Acupuncture Points Notebook

Location Guides:

: Dachangshu : Large Intestine Shu

Bl-25 : Foot Taiyang Bladder 25

Back-Shu point of the large intestine

1.5 cun lateral to the lower border of the spinous process of the fourth lumbar vertebra (L4).

Perpendicular insertion 1 - 1.5 cun

TCM Actions:
Regulates the intestines
Transforms stagnation and alleviates pain
Strengthens the lumbar region and legs

TCM Indications:
  • Borborygmus, cold or damp (dong) diarrhoea, undigested food in the stool, dysenteric disorder, blood in the stool, internal abscess, difficulty urination and defecation, constipation, prolapse of the rectum.
  • Distension and pain of the abdomen, hypogastric pain, distension and fullness of the hypogastrium, twisting pain of the lower abdomen, cutting pain of the umbilical region, inability to eat and drink, remains thin despite much eating.
  • Lumbar pain, stiffness and rigidity of the lumbar spine, pain and painful obstruction of the lower limbs, atrophy disorder, dysmenorrhoea.

    Superficial Innervation: Dorsal rami of S1 - S3
    Dermatome Segment: S3
    Deeper Structures: Dorsal rami of L4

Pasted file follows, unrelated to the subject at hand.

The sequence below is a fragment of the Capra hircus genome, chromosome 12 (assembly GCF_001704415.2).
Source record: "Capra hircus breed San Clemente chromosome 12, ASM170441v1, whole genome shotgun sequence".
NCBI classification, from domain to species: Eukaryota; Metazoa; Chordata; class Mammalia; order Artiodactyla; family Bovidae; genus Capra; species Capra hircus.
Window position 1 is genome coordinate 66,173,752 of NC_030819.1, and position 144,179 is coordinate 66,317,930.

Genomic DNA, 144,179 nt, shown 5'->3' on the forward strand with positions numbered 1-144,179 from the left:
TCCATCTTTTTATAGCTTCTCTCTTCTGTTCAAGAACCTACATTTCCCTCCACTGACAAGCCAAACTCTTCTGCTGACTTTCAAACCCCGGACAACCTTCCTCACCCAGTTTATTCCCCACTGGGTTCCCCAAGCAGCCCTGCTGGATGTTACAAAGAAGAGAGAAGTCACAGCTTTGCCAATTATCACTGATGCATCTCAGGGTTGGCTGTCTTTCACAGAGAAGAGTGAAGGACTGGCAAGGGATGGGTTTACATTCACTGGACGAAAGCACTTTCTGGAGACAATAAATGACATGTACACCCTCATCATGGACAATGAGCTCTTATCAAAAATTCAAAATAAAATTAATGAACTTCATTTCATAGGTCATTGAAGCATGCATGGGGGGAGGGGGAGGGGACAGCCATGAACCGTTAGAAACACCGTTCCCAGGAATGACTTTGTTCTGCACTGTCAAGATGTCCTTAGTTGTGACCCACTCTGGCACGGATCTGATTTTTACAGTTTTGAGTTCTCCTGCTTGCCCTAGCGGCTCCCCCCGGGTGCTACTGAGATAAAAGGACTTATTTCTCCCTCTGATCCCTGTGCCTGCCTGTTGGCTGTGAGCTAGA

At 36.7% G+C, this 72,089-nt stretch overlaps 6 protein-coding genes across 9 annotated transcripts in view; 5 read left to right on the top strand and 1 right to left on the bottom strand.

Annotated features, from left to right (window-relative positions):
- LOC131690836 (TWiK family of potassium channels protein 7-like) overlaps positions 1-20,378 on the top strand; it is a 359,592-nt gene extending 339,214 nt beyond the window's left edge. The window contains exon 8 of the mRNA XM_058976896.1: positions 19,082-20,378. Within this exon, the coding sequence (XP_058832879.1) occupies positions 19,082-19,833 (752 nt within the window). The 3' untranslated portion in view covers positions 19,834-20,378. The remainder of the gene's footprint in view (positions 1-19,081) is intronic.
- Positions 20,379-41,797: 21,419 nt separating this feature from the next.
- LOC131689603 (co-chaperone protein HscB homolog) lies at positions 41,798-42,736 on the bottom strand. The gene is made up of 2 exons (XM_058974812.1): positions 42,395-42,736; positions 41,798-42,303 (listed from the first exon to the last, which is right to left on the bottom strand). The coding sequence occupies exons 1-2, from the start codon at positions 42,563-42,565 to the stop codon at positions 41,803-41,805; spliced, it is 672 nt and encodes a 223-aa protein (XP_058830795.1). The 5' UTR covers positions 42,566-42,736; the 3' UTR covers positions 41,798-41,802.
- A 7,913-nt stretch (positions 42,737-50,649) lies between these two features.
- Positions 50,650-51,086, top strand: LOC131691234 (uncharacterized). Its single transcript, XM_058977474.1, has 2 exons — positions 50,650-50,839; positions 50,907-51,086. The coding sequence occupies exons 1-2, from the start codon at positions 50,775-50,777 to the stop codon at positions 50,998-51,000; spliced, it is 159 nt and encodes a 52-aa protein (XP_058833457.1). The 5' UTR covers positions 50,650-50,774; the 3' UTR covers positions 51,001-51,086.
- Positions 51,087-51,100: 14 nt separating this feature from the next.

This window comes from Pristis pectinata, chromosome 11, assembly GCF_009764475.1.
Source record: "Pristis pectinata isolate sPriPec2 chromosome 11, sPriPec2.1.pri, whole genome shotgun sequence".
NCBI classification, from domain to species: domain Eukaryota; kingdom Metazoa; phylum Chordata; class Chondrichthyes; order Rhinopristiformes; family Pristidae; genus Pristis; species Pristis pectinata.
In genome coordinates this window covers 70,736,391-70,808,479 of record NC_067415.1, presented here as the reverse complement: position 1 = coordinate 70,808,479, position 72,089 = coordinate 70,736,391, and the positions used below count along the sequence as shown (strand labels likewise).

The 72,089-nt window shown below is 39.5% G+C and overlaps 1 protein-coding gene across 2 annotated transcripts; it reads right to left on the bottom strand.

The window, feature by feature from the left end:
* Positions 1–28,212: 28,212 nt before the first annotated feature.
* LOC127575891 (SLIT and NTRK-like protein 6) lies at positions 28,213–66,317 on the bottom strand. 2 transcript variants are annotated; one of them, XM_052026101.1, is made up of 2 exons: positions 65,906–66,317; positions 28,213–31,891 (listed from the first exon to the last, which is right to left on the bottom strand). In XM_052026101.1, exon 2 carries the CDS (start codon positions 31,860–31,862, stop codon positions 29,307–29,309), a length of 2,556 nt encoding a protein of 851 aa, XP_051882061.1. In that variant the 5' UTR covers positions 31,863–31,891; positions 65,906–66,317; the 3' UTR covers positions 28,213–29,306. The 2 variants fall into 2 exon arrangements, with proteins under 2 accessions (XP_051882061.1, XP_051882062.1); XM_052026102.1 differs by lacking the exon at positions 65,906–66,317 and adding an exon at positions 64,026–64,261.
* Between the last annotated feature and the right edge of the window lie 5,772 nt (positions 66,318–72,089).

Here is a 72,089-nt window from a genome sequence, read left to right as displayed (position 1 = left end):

As the back-shu of the Large Intestine this is an important point for disorders of defecation when combined with other points for correcting the underlying issues.


    In Mayan medicine:
    Used to treat manu jana or "the sounding of indigestion" by pinching between the fingers or piercing (Garcia, Sierra, Balam, 1999: Wind in the Blood)


    In Tibetan medicine:
    Moxa point (AMNH, Tibetan Medical Paintings).


    In Thai massage:
    Acupressure point along the Itha (left) and Pingala (right) sen lines running from the navel Shenque Ren-8 to the knee and up the back to the neck and head.
    Indicated for back, hip and sacroiliac joint pain/injury/arthritis, menstruation difficulties, PMS and reproductive system ailments.
    (Salguero & Roylance, 2011, Encyclopedia of Thai Massage)

    Reference Notes: (click to display)